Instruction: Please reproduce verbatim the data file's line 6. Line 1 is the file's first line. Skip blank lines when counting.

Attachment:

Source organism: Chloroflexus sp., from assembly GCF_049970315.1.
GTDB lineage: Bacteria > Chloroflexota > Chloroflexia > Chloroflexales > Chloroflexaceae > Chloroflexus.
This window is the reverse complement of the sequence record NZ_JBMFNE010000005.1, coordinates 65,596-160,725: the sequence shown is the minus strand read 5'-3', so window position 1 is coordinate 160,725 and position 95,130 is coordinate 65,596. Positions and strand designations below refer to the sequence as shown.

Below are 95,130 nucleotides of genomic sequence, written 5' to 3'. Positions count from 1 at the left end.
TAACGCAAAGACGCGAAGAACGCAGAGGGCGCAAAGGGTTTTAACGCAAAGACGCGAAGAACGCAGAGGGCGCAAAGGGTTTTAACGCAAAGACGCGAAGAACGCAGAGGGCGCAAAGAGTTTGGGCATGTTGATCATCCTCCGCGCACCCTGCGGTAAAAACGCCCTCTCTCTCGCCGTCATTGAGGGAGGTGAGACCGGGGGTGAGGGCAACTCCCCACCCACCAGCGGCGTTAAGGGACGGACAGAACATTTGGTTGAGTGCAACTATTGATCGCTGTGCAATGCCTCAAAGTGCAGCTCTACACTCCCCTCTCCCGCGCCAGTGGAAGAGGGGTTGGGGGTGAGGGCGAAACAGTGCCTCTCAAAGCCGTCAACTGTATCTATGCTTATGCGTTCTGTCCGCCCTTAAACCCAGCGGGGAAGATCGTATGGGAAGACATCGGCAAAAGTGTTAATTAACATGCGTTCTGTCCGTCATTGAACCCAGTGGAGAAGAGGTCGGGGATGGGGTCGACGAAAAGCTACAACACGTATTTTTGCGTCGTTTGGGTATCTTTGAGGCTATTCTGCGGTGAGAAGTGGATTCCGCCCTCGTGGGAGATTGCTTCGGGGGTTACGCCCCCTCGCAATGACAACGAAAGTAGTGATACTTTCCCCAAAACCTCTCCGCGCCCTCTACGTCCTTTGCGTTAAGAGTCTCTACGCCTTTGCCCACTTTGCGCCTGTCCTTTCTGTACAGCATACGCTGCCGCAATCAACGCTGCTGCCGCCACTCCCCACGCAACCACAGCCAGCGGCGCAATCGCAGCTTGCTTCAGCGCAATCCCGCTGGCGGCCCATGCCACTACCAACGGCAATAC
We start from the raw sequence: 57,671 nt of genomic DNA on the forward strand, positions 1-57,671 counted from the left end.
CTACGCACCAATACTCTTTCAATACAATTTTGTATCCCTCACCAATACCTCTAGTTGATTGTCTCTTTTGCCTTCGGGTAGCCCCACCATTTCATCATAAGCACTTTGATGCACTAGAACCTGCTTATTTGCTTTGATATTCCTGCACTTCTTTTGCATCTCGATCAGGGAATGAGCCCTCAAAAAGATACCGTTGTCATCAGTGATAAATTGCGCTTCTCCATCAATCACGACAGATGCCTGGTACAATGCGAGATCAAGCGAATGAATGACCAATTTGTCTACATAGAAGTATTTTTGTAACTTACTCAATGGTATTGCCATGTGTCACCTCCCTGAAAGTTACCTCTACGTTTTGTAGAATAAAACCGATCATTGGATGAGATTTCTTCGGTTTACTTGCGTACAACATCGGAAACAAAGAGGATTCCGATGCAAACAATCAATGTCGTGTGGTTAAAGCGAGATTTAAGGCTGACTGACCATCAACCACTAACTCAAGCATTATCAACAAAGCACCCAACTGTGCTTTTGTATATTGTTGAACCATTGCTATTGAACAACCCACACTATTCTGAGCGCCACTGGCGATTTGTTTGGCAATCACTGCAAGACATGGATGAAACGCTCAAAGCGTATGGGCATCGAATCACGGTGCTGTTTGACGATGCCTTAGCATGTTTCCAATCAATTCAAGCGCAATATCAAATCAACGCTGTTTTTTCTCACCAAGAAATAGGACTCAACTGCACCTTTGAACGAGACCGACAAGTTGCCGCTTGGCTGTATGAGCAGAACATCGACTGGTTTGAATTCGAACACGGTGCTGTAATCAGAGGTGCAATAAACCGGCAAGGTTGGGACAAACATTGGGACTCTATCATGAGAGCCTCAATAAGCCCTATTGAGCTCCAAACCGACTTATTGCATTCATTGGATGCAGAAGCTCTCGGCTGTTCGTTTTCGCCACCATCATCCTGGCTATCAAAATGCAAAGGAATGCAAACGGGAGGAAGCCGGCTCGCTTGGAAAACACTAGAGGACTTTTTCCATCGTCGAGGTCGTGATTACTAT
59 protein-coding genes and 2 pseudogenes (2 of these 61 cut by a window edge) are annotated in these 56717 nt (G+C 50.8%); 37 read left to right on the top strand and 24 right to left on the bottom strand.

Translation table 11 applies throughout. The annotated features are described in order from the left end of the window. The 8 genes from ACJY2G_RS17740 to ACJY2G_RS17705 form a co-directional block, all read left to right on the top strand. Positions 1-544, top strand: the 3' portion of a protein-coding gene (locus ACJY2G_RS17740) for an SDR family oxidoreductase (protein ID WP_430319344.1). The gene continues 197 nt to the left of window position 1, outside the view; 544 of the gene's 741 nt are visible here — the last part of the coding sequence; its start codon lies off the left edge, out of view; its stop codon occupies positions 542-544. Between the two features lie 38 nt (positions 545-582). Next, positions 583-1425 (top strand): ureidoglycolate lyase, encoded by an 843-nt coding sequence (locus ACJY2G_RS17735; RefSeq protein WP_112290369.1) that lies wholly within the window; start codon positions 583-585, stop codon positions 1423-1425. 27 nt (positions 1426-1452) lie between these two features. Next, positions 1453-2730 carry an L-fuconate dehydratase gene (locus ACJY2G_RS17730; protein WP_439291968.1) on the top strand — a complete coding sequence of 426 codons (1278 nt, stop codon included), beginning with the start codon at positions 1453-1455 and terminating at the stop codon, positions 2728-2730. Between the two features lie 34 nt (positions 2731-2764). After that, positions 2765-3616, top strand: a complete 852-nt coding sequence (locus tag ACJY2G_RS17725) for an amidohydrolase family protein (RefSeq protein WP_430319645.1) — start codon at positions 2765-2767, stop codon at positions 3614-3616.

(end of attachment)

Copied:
We start from the raw sequence: 57,671 nt of genomic DNA on the forward strand, positions 1-57,671 counted from the left end.